Three children were among at least 22 people killed on Friday as Russia launched a series of missile strikes against cities across Ukraine, officials said.
Vladimir Putin’s forces fired more than 20 cruise missiles and two drones at the capital Kyiv and other parts of the country.
Seventeen people died including two 10-year-old children and 17 people were injured in the central city of Uman after two missiles hit a nine storey residential building at around 4.30am, the regional governor said.
It was feared the death toll could rise further as images showed rescuers in a desperate search for survivors in the rubble. Three children were rescued.
A woman, 31 and her daughter, said to be aged two or three, were killed in the city of Dnipro and another three people wounded, officials said.
There were also explosions reported in the cities of Kremenchuk and Poltava.
Air raid sirens sounded around Kyiv in the first attack against the city in nearly two months.
Fragments from intercepted missiles or drones damaged power lines and a road in one neighbourhood in the capital. There were no immediate reports of any casualties or direct hits there.
Twenty-one out of 23 missiles and two attack drones were shot down by Ukraine’s air defence system across the country, Ukraine said.
Russian cruise missile hit high-rise residential building in Uman. At least 3 people killed, 8 wounded.
Woman and a three-year-old child killed in Dnipro.
Russia attacked Ukraine with wave of cruise missile after midnight. 21 out of 23 shot down. Including 11 over Kyiv. pic.twitter.com/n6r11atL0V
— Maria Avdeeva (@maria_avdv) April 28, 2023
The country’s president Volodymyr Zelensky condemned the attacks saying they showed further international action needed to be taken against Russia.
“Evil can be stopped by weapons - our defenders are doing it. And it can be stopped by sanctions - global sanctions must be enhanced,” he said in a tweet.
On Telegram he wrote: “This Russian terror must face a fair response from Ukraine and the world. And it will.
“Every such attack, every evil act against our country and people brings the terrorist state closer to failure and punishment, not vice versa, as they think.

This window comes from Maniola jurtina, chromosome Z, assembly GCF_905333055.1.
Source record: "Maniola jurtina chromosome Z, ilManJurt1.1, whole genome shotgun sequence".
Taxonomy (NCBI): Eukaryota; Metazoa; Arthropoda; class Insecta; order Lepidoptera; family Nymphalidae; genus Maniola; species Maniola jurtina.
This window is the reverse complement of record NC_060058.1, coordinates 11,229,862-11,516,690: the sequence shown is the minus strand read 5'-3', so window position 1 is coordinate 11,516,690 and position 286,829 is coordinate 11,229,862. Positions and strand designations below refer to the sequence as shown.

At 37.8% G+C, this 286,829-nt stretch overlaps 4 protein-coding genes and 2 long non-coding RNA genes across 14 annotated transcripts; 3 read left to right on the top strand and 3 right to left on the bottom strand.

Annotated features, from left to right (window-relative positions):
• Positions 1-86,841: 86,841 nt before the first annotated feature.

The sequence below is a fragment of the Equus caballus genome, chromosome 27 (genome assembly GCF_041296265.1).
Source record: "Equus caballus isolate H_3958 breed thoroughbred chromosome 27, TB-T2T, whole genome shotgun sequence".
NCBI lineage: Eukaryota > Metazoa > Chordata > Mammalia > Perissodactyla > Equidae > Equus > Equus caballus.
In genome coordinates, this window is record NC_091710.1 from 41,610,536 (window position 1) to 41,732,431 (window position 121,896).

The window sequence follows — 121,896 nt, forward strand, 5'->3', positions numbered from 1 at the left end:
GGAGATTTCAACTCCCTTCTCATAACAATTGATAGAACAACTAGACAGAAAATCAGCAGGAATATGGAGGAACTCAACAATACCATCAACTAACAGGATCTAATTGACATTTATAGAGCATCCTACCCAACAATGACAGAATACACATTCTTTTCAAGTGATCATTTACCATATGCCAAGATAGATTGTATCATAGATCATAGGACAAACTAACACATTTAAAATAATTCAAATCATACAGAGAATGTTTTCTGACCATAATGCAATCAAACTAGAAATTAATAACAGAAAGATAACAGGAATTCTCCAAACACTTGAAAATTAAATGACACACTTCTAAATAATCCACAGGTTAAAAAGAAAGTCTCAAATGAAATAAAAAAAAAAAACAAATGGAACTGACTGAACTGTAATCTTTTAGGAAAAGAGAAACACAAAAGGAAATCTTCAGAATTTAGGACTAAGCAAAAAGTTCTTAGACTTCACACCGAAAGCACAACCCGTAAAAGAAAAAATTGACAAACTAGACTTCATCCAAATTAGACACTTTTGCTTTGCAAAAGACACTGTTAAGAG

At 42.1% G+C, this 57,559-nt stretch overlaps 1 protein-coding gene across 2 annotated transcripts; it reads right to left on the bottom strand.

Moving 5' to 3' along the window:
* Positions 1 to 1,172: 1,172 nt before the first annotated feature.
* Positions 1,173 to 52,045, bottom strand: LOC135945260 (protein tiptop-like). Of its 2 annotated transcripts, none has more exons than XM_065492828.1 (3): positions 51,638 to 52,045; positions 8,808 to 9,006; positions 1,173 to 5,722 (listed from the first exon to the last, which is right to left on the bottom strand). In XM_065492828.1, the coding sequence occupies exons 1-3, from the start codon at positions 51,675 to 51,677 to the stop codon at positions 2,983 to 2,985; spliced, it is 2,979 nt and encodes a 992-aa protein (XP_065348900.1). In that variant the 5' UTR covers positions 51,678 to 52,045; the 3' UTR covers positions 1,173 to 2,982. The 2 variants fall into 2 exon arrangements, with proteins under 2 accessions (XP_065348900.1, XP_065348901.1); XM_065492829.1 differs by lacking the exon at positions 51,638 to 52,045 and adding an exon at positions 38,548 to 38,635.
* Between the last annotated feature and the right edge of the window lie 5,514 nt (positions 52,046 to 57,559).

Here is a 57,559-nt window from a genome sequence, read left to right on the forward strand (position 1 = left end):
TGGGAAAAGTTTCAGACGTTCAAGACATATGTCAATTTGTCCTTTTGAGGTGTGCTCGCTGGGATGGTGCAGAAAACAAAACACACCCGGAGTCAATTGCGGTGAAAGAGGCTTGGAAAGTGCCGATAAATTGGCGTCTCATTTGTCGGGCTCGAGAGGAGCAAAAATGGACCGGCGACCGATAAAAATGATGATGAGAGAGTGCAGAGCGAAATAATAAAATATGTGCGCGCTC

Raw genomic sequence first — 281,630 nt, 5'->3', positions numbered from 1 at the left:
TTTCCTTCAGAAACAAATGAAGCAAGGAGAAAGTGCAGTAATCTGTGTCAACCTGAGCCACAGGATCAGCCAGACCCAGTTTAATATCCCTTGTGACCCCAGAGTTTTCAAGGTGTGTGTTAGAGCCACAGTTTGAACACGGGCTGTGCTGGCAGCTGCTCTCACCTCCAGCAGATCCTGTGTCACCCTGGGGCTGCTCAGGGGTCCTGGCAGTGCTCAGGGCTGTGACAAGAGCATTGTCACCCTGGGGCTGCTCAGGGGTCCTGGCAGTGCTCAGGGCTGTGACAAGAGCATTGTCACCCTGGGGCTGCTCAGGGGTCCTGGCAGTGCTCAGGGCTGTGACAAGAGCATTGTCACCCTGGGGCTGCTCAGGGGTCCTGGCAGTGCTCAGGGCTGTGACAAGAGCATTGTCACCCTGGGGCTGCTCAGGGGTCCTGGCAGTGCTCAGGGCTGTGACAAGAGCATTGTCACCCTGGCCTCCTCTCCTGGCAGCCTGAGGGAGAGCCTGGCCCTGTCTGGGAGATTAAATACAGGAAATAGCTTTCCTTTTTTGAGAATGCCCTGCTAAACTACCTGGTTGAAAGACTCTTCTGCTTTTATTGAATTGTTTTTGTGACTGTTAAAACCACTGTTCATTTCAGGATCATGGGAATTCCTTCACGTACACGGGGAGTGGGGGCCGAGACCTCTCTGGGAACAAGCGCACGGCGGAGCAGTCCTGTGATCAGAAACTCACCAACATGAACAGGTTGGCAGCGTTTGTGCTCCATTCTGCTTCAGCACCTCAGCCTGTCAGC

“We will not forget any crime, we will not let any invader avoid responsibility.”
Survivors of the Uman strikes recounted terrifying moments as the missiles hit when it still was dark outside.
“All the glass flew out, everything flew out, even the chandelier fell. Everything was covered in glass,” resident Olha Turina said.
“Then there was an explosion. ... We barely found our things and ran out,” she said.
Turina, whose husband is fighting on the frontlines, said one of her child’s classmates was missing.
“I don’t know where they are, I don’t know if they are alive,” she said. “I don’t know why we have to go through all this. We never bothered anyone.”
One of the 10 people killed was a 75-year-old who was in her apartment in a neighbouring building and suffered internal bleeding from the shockwave of the blast, emergency personnel said.
Moscow has frequently launched long-range missile attacks during the 14-month war, often indiscriminately hitting civilian areas.
Ukrainian officials and analysts have alleged the strikes are part of a deliberate intimidation strategy by the Kremlin.
Russia has denied its military aims at civilian targets.
The Russian Defense Ministry said the latest long-range air-launched cruise missiles launched overnight were aimed at places where Ukrainian military reserve units were staying before their deployment to the battlefield.
"The strike has achieved its goal. All the designated facilities have been hit," Lt. Gen. Igor Konashenkov, the Defense Ministry's spokesperson, said. He didn't mention any specific areas or residential buildings getting hit.
The attacks come as Ukrainian forces are preparing for a counter offensive with new equipment, including tanks, supplied by Western allies.
Nato announced that its allies and partner countries have delivered more than 98% of the combat vehicles promised to Ukraine to launch its offensive.
Along with more than 1,550 armoured vehicles, 230 tanks and other equipment, “vast amounts of ammunition” and trained and equipped more than nine new Ukrainian brigades, Secretary-General Jens Stoltenberg said.
More than 30,000 troops are estimated to make up the new brigades. “This will put Ukraine in a strong position to continue to retake occupied territory,” Stoltenberg said in Brussels.
Russia has struggled to make headway in a winter offensive including a 10-month battle for control of the strategically important city of Bakhmut.